“With Seniority comes power!”
Since industrialization was introduced all working practices were designed by people in managerial positions and therefore legitimate power and position authority existed. Power was top down and had more status in high positions but in today’s changing environment power is part of our everyday lives and is involved with everything we do; whether it is at work, home or social events. Power was first introduced by Nicollò Machiavelli in the 16th century and was continued by Thomas Hobbes in the 17th century. Both theorists talked about politics and the contrasts between the two theorists represent the two main thoughts of power.
This essay looks at power in three different ways the first defined by Dahl (1957) as the ability to get others to do what you want against their will. This relates to Hobbes casual thinking of power as hegemony; his view of power is centralised and focuses on sovereignty which is associated with the one dimensional approach of power and Weber’s domination of legitimate power.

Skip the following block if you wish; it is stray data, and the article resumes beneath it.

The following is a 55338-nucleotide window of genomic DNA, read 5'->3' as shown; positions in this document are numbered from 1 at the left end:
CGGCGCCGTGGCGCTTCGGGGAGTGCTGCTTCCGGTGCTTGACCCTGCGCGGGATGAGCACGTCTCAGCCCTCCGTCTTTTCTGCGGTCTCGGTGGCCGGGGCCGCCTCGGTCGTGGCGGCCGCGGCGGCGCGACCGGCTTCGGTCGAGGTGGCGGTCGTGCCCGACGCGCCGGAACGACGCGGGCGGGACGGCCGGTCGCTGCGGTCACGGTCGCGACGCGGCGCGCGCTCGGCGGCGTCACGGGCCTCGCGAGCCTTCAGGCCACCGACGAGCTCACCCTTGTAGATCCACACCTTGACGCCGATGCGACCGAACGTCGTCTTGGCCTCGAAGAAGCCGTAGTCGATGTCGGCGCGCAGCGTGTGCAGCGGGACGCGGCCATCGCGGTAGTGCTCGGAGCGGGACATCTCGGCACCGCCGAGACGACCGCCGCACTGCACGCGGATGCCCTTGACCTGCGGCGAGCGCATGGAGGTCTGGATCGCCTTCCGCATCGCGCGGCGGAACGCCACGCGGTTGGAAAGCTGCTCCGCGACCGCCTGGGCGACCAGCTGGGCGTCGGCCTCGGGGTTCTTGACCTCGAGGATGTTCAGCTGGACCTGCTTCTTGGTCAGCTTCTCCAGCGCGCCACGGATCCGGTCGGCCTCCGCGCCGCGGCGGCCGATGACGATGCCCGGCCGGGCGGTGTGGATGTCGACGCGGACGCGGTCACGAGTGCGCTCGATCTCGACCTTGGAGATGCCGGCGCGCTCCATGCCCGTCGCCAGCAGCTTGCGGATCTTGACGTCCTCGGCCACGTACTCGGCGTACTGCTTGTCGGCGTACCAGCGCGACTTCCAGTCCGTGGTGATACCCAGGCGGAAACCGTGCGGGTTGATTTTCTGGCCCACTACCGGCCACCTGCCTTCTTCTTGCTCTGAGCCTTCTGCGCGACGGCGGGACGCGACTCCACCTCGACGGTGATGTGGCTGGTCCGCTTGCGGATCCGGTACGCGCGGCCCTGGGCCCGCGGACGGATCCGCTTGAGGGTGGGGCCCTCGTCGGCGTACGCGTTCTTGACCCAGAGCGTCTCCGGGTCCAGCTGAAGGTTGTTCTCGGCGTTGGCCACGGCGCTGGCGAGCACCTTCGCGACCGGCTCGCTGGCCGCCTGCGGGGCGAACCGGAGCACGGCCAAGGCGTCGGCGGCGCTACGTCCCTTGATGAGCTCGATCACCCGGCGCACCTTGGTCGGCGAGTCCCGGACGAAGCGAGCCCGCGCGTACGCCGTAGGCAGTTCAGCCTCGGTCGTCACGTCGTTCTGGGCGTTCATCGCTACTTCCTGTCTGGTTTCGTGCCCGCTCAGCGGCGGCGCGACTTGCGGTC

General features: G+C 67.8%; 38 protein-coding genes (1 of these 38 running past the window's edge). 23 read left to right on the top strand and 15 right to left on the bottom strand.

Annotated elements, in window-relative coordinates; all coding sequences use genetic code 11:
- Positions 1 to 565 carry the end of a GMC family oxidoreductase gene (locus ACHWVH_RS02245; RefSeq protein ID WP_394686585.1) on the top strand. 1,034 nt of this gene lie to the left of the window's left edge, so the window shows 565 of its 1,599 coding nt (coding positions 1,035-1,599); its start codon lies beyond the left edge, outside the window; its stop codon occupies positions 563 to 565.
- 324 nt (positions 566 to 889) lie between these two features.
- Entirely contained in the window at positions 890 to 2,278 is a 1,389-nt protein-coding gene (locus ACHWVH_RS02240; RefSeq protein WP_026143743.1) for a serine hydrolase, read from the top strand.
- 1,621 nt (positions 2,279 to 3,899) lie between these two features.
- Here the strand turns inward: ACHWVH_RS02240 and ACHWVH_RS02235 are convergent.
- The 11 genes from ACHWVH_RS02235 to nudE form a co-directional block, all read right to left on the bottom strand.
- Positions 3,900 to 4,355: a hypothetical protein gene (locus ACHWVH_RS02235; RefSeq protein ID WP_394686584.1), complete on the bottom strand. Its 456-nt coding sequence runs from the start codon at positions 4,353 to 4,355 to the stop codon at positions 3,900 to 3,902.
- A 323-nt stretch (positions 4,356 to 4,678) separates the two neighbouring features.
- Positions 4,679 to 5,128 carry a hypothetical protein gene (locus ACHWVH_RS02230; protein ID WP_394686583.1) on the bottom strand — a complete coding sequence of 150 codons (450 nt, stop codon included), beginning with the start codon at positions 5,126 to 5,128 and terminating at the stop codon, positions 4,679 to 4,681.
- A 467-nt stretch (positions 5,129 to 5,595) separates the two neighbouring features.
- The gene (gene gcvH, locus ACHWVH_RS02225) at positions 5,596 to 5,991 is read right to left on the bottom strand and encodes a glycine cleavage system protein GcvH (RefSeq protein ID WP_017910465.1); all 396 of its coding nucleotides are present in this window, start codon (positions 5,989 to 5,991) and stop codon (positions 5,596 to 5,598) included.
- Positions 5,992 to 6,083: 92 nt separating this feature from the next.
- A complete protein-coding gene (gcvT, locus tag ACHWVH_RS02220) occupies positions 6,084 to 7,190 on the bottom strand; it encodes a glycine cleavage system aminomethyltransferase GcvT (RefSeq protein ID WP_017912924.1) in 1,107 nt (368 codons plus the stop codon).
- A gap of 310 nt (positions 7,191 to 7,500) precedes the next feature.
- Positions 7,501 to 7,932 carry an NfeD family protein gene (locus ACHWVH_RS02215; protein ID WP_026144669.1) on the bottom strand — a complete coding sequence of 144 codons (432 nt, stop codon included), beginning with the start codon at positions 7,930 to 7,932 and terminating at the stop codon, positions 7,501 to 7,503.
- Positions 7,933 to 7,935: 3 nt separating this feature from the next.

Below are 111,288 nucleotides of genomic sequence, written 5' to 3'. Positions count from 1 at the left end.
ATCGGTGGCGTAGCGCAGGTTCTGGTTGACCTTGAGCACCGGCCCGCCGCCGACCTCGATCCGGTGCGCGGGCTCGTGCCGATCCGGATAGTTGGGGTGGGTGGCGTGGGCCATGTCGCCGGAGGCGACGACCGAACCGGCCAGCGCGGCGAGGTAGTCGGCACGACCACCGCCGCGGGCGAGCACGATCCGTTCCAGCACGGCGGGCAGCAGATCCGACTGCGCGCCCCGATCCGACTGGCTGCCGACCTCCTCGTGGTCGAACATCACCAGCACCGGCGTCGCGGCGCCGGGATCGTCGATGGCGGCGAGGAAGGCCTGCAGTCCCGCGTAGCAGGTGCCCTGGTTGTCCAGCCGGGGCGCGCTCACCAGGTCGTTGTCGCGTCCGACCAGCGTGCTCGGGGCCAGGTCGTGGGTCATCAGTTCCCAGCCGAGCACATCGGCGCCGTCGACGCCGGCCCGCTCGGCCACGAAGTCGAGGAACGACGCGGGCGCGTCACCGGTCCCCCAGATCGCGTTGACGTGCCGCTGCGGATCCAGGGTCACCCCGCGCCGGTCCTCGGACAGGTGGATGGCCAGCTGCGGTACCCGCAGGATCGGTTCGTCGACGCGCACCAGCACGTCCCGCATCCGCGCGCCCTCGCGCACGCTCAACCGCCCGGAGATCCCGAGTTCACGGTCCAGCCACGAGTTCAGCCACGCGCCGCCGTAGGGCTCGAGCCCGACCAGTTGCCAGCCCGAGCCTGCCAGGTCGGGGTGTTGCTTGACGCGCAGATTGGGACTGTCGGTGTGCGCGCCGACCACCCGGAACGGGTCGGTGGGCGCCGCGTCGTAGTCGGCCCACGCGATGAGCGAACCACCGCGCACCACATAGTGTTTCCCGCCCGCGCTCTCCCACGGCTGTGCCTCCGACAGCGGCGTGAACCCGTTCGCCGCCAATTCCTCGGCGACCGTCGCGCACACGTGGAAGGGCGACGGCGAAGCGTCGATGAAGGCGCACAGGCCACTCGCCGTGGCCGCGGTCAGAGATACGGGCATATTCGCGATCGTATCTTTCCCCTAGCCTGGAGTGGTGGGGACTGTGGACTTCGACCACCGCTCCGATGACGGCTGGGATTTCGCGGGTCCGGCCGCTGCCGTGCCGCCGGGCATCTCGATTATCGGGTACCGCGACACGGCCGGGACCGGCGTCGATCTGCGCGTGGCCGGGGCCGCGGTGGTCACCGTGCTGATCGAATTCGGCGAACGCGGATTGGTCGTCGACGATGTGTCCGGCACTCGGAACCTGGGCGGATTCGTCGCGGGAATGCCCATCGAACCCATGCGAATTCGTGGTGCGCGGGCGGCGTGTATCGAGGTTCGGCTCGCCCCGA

The second view of power is exercised by Machiavelli who sees power in organisations decentralized and views power as a means and not a resource. Bacharach and Baratz’s (1962) view of power is based on decentralised power which is associated with the two dimensional approach of power and is related to Luke’s three types of authority.
The third view of power is through the postmodern perspective where power exists in strategic roles and is seen as a web of power relations that are influenced by Foucault (1977), whose writing developed the discussion of the concepts of power and identified that those who possess power and locate power lose the importance of power.
The essay explores the sources of power by French and Raven (1968) and concludes that power does not derive only from senior positions and instead sees power part of our everyday lives which we are either conscious or unconscious of it.

Sources of power